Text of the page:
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>>>>> "alrichards" == alrichards <alrichards at my-deja.com> writes:
alrichards> Here it is: programs should not be made available at all -
alrichards> or at least should not be released for at least 2 years
alrichards> after the associated paper is published.
Okay, I was initially taken aback by your argument, but I've spent a
couple of days thinking about it, and I can now firmly say that I
think you're wrong. (He said, modestly.)
I agree with your comments about the laziness of scientists (although
I'm sure most of us would prefer to think of it as being efficient and
not repeating the work of others 8^).
alrichards> Finding bugs in code is one thing - the program crashes
alrichards> when you input a negative number for example. Any half
alrichards> competent programmer could track down a bug like
alrichards> that. However, finding a subtle mistake in a complex set
alrichards> of statistical codes, for example, is beyond the ability
alrichards> of anyone who is not a) an expert in the scientific field
alrichards> and b) an expert in programming. This combination is so
alrichards> rare that it cannot be relied upon to keep checks on the
alrichards> quality of bioinformatics methods.
The issue here, to clarify, is the correctness of methods being
published, or the correctness of methods being used to generate data
that's being published. The process of peer review is supposed to do
that, and part of that process does involve people who are experts
in the particular sub-field (your (a)). In most cases (I believe), it
may not involve programmers (your (b)), but I'm trying to argue that
in those cases involving code, it should. Otherwise, the results can't
truly said to have been reviewed.
alrichards> Of course having the source code is a convenience for
alrichards> tracking down annoying "user interface" bugs and the like
Let us not get off into the topic of how badly the UI stinks in much of the
software used in the biology world -- we might never get back to the
topic at hand. 8^)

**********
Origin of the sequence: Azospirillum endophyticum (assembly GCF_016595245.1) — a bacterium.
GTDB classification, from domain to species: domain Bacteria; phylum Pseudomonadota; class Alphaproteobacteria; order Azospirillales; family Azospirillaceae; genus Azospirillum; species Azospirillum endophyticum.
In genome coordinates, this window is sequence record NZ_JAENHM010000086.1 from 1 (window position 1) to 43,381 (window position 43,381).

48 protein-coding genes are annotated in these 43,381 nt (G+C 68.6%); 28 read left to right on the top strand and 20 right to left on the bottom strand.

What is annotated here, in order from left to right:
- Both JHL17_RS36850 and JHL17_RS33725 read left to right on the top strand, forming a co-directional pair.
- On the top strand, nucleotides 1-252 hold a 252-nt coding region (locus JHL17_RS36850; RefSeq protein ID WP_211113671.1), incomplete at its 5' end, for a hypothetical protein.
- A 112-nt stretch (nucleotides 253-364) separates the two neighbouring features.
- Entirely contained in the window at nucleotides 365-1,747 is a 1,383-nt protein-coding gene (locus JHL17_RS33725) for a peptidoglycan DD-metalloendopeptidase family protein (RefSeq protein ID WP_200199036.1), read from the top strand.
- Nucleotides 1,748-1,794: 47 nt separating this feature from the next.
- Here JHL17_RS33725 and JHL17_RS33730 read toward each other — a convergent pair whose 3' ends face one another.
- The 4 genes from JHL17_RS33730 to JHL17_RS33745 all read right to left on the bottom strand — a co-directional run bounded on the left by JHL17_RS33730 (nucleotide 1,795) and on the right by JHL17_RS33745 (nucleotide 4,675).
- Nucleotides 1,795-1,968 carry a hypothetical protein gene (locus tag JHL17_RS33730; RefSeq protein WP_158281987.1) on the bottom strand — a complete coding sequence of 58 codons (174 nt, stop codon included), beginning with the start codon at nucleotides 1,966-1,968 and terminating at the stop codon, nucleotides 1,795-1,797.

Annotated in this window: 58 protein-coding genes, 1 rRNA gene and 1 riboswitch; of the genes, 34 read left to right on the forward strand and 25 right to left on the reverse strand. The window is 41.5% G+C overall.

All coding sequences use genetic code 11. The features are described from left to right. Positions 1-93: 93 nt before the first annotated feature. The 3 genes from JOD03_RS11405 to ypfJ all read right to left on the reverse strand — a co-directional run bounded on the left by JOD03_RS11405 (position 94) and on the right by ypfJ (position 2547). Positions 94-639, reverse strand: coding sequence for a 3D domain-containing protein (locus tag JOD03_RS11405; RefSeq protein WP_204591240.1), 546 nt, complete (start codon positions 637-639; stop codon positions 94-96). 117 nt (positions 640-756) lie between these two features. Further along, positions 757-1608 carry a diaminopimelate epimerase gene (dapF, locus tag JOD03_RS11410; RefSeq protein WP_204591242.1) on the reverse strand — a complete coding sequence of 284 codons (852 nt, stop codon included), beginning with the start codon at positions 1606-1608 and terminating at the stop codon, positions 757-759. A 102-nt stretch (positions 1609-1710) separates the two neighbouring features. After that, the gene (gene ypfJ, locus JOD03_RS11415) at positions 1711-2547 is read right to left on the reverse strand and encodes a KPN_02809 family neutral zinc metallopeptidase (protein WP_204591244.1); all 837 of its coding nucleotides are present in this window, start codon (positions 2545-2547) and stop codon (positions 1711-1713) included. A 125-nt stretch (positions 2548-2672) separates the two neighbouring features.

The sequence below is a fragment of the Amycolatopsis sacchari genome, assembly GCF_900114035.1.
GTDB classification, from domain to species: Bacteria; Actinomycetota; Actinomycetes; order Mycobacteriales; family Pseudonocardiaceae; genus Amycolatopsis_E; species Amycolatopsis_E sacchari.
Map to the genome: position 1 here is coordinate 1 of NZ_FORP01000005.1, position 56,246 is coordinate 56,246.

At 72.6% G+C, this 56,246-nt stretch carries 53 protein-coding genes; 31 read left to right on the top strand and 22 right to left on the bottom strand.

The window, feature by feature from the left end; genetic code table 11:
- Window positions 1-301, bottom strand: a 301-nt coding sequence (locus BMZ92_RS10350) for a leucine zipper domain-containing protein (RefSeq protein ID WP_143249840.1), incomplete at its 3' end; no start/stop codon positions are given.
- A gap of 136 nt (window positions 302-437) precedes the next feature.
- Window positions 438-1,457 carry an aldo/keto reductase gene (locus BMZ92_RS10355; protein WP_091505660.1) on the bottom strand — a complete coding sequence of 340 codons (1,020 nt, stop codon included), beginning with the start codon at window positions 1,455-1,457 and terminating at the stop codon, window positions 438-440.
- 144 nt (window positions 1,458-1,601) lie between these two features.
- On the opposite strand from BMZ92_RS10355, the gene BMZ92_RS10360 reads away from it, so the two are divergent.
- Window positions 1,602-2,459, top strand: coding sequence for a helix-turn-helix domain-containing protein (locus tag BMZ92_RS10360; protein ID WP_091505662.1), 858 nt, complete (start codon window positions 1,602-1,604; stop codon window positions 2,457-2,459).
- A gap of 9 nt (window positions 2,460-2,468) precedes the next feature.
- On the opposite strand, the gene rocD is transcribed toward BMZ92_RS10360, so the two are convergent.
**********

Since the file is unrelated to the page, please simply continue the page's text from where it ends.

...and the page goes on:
alrichards> - but claiming that having the source code is the best way
alrichards> to ensure scientific accuracy is I believe not valid. The
alrichards> analogy to experimental papers is a useful one. If I
alrichards> publish a paper describing a wet-lab experiment then I try
alrichards> to describe the steps in as much detail as I think is
alrichards> necessary for someone with suitable skills and a standard
alrichards> lab to replicate the whole experiment.
I agree with you up to this point.
alrichards> The onus is on people who make use of my work to try to
alrichards> replicate the results and the onus is then on me to help
alrichards> explain what's wrong when people find they cannot
alrichards> replicate the experiment. Note that I don't expect these
alrichards> people to turn up on my doorstep wearing a lab coat ready
alrichards> to use my lab and my reagents.
But here you veer off. Note that in most journals, publishing
something is regarded as an implicit offer to share reagents. Note
also that, while uncommon, it's not unheard of for people to travel to
other people's labs _because_ of an inability to replicate results
alrichards> The point of replication is that someone should easily be
alrichards> able to replicate the experiment elsewhere. Who knows, the
alrichards> reason my results were so good might be that my buffer
alrichards> solutions are contaminated with silver salts? Or my lab is
alrichards> close to electric power lines. The only way to discover
alrichards> that fact would be to replicate the same experiment with
alrichards> similar but non-identical reagents and apparatus.
Yes, but computational experiments are different. If I'm reviewing a
paper, it's not practical for me to get samples of all the reagents
used in the paper and repeat the experiments. I can, however, read the
methods, and look at the results, and look at the conclusions being